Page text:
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Cybersecurity – The buccaneers

Over the last few years, the number of cyber attacks has risen with the fast-paced evolution of the digital world. Just last year, big names were stained by large hacks breaching their security. Even tech-savvy organisations like Equifax, Uber, Deloitte, are vulnerable to attacks. Cybersecurity is an issue concerning everyone, but many do not know it is important. Here, we introduce the actors striking from the dark.

Identifying the parties behind attacks does not repair the harm made to cyber-victims, but it definitely helps in understanding the gears activating the cyber-threat machine. The motive appears to be a no-brainer, even if the reasons behind hackers’ actions can become more nuanced depending on their political agenda.

It is good to note that the umbrella term ‘hacker’ covers an array of specific roles, especially when placed in organised groups. Generally, these roles are more or less modelled on your typical IT organisation – programmers, IT experts, and the like; however, there are also more specific roles such as fraudsters, cashiers, and money mules (here is a short list of these roles).

Individual criminals

A good part of cyber criminals consists of lone wolves disposing of a more or less deep IT knowledge and willing to use their skills or position to fulfil their revenge, operate scams, blackmail, and conduct other flimflams. They are responsible for a large part of so-called cybercrimes, going from hacking university systems to insider data theft, and are usually sporadic outlaws. An interesting trend to note is the now common occurrence of seeing hackers go from amateurs to ‘freelance’ professionals, selling their skills to the highest bidder.

Regarding corporate data theft, concerns from employers are justified, as the risk encountered by their organisations in case of such misdemeanours is high and can lead to heavy losses. Thus, a good policy is necessary to approach these types of issues. Small, independent actors can cause significant harm to organisations and therefore must not be overlooked.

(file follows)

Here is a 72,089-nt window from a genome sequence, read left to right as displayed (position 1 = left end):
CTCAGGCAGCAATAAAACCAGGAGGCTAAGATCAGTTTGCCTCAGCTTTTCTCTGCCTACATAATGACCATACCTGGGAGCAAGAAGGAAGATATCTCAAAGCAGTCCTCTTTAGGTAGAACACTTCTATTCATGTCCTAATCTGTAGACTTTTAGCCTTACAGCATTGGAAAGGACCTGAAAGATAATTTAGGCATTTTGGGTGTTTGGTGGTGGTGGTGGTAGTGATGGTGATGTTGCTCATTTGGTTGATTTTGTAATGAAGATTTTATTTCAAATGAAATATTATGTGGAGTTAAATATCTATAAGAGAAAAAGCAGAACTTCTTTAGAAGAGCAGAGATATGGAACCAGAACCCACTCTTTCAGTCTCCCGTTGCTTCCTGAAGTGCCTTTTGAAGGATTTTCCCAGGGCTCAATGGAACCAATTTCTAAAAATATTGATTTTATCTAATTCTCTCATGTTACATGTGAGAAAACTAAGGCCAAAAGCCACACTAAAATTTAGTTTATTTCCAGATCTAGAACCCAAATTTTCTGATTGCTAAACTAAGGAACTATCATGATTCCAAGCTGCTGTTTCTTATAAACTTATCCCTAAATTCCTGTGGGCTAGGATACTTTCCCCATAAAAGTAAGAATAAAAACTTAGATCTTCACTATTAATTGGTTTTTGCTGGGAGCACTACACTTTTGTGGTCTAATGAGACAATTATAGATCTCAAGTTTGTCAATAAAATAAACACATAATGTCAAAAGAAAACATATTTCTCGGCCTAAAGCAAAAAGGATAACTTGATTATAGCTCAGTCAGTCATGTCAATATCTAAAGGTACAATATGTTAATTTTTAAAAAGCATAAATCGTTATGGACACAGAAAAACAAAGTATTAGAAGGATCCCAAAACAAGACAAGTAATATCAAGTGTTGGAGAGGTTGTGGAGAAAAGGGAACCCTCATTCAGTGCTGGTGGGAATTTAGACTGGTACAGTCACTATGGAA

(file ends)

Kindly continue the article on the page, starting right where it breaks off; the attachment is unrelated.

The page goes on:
Organised threat groups

Individuals are not the only ill-intentioned parties, nor are they the most treacherous. Many of the attacks perpetrated these last few years against public and private entities were the doing of hacker groups. These kinds of groups make use of extensive tool sets–malware, ransomware, Trojans–which are generally complex and complicated to develop, and use them to infiltrate systems and retrieve data while staying undercover. These entities display skills in some cases only equalled by national security agencies, and are hardly traceable. Unlike individual hackers, they are conducting larger operations, targeted and driven by well-conceived and consistent motives.

If looked at from a distant perspective, and brushing a fast portrait of their rationale, such groups can be something akin to anarchists, releasing powerful hacking tools to the public, putting implements in individuals’ hands who otherwise would never have had the chance to use them.

One example of such organisations is the newly-uncovered MoneyTaker, who hacked millions in the past two years from US, Russian and British banks. The group targeted card-processing systems, such as SWIFT and the Russian Interbank System AWS CBR. Their location and nature are still unknown to the public.

Another group, The Shadow Brokers, is one of the most talked about, infamous for their release of leaked exploits (software tool). Last year, they were behind the release of the WannaCry virus, some of the Equation Group hacking tools (see below), and more of NSA’s hot material. This group was skilled enough to outsmart one of the most prepared security organisations in the world, and as far as we know get away with it. The tools they released were enabling hackers to direct their attacks against Microsoft, against routers, and allowed them to break into the SWIFT banking network. How the Shadow Brokers did it is still unknown, and several scenarii are considered plausible.


Many governments have their own agencies overseeing rather shady actions, fuelled by geopolitical and lobbying purposes. Amongst the top countries buccaneering around on the web, Russia, China, the United States, Israel, Iran and North Korea are the most active, aiming to get their hands on foreign intellectual property, sensitive intelligence and public funds.

The nature of harm caused by these actors can go very far. Banking systems, but also national security, are constantly under attack and ultimately at risk to be breached.

One of the most famous examples of such actors is The Equation Group, which, according to Kaspersky Lab, is a “threat actor that surpasses anything known in terms of complexity and sophistication of techniques, and that has been active for almost two decades”. They are, according to Kaspersky report, a US-sponsored group likely to have ties with the NSA. They were behind the release of malwares such as EquationDrug or GrayFish.

Another illustrative example is the NotPetya ransomware release last June. The White House dubbed it as “the most destructive and costly cyber-attack in history,” and it spread worldwide “causing billions of dollars in damage across Europe, Asia, and the Americas.” The US government, along with the UK, Canada and Australia formally accused the Russians of being behind the launch.

The list of nation-state hacking groups is long and inexact. Fancy Bear (Russia), Lazarus (North Korea), the Comment Crew (China) and APT35 (Iran) are amongst the most important. 

By Jean Leguy, Research Coordinator

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